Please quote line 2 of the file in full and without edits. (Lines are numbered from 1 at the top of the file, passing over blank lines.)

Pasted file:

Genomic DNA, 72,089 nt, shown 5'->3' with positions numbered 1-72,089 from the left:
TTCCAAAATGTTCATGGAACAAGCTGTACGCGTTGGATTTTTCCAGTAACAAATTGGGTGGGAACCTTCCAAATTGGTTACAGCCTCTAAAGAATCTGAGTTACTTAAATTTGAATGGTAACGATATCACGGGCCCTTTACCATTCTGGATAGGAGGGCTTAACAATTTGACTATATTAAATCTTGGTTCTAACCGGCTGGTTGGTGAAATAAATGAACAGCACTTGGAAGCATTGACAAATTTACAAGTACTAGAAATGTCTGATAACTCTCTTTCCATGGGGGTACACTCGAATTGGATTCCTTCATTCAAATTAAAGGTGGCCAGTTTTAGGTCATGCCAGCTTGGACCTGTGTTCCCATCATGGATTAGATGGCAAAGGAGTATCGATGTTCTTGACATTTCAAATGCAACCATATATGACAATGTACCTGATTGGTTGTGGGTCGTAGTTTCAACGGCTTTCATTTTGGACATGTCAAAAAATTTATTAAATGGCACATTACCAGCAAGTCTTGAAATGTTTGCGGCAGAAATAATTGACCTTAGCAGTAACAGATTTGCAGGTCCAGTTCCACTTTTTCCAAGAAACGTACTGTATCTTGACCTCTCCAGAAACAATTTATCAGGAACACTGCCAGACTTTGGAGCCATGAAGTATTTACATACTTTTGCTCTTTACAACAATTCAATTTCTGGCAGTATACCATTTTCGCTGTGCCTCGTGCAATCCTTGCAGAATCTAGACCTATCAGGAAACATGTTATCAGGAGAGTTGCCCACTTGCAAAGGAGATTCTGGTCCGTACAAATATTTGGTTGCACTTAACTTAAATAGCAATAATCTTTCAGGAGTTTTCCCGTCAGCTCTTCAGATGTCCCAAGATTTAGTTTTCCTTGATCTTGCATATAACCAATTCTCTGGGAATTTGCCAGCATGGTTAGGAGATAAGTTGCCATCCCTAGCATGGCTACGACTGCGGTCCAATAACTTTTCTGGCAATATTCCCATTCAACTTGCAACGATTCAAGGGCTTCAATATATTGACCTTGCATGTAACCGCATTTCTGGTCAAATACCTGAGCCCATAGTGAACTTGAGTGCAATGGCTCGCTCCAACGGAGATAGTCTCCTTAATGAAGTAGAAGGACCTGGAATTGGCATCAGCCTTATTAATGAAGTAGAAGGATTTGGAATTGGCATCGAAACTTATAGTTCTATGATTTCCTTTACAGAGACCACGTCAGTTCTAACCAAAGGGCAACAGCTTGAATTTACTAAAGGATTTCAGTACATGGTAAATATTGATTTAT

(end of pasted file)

TTCCAAAATGTTCATGGAACAAGCTGTACGCGTTGGATTTTTCCAGTAACAAATTGGGTGGGAACCTTCCAAATTGGTTACAGCCTCTAAAGAATCTGAGTTACTTAAATTTGAATGGTAACGATATCACGGGCCCTTTACCATTCTGGATAGGAGGGCTTAACAATTTGACTATATTAAATCTTGGTTCTAACCGGCTGGTTGGTGAAATAAATGAACAGCACTTGGAAGCATTGACAAATTTACAAGTACTAGAAATGTCTGATAACTCTCTTTCCATGGGGGTACACTCGAATTGGATTCCTTCATTCAAATTAAAGGTGGCCAGTTTTAGGTCATGCCAGCTTGGACCTGTGTTCCCATCATGGATTAGATGGCAAAGGAGTATCGATGTTCTTGACATTTCAAATGCAACCATATATGACAATGTACCTGATTGGTTGTGGGTCGTAGTTTCAACGGCTTTCATTTTGGACATGTCAAAAAATTTATTAAATGGCACATTACCAGCAAGTCTTGAAATGTTTGCGGCAGAAATAATTGACCTTAGCAGTAACAGATTTGCAGGTCCAGTTCCACTTTTTCCAAGAAACGTACTGTATCTTGACCTCTCCAGAAACAATTTATCAGGAACACTGCCAGACTTTGGAGCCATGAAGTATTTACATACTTTTGCTCTTTACAACAATTCAATTTCTGGCAGTATACCATTTTCGCTGTGCCTCGTGCAATCCTTGCAGAATCTAGACCTATCAGGAAACATGTTATCAGGAGAGTTGCCCACTTGCAAAGGAGATTCTGGTCCGTACAAATATTTGGTTGCACTTAACTTAAATAGCAATAATCTTTCAGGAGTTTTCCCGTCAGCTCTTCAGATGTCCCAAGATTTAGTTTTCCTTGATCTTGCATATAACCAATTCTCTGGGAATTTGCCAGCATGGTTAGGAGATAAGTTGCCATCCCTAGCATGGCTACGACTGCGGTCCAATAACTTTTCTGGCAATATTCCCATTCAACTTGCAACGATTCAAGGGCTTCAATATATTGACCTTGCATGTAACCGCATTTCTGGTCAAATACCTGAGCCCATAGTGAACTTGAGTGCAATGGCTCGCTCCAACGGAGATAGTCTCCTTAATGAAGTAGAAGGACCTGGAATTGGCATCAGCCTTATTAATGAAGTAGAAGGATTTGGAATTGGCATCGAAACTTATAGTTCTATGATTTCCTTTACAGAGACCACGTCAGTTCTAACCAAAGGGCAACAGCTTGAATTTACTAAAGGATTTCAGTACATGGTAAATATTGATTTAT